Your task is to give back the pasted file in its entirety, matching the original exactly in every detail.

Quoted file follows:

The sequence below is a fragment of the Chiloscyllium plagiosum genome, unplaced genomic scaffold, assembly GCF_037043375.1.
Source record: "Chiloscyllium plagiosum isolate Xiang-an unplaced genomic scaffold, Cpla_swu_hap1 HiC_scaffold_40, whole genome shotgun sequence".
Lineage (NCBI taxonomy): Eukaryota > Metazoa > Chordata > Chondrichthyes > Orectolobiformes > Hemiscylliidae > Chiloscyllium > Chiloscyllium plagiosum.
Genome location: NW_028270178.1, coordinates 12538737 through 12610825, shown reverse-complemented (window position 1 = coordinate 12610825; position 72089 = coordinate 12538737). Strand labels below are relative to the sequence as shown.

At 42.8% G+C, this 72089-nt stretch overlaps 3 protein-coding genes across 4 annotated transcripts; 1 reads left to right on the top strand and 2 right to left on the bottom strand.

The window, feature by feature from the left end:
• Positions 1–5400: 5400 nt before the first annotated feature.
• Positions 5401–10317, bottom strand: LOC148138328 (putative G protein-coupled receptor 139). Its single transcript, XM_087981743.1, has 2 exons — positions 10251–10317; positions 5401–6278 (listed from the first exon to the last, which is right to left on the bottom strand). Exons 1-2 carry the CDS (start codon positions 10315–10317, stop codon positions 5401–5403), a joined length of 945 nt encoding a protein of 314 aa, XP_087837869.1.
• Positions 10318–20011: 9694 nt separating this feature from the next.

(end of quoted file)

The sequence below is a fragment of the Chiloscyllium plagiosum genome, unplaced genomic scaffold, assembly GCF_037043375.1.
Source record: "Chiloscyllium plagiosum isolate Xiang-an unplaced genomic scaffold, Cpla_swu_hap1 HiC_scaffold_40, whole genome shotgun sequence".
Lineage (NCBI taxonomy): Eukaryota > Metazoa > Chordata > Chondrichthyes > Orectolobiformes > Hemiscylliidae > Chiloscyllium > Chiloscyllium plagiosum.
Genome location: NW_028270178.1, coordinates 12538737 through 12610825, shown reverse-complemented (window position 1 = coordinate 12610825; position 72089 = coordinate 12538737). Strand labels below are relative to the sequence as shown.

At 42.8% G+C, this 72089-nt stretch overlaps 3 protein-coding genes across 4 annotated transcripts; 1 reads left to right on the top strand and 2 right to left on the bottom strand.

The window, feature by feature from the left end:
• Positions 1–5400: 5400 nt before the first annotated feature.
• Positions 5401–10317, bottom strand: LOC148138328 (putative G protein-coupled receptor 139). Its single transcript, XM_087981743.1, has 2 exons — positions 10251–10317; positions 5401–6278 (listed from the first exon to the last, which is right to left on the bottom strand). Exons 1-2 carry the CDS (start codon positions 10315–10317, stop codon positions 5401–5403), a joined length of 945 nt encoding a protein of 314 aa, XP_087837869.1.
• Positions 10318–20011: 9694 nt separating this feature from the next.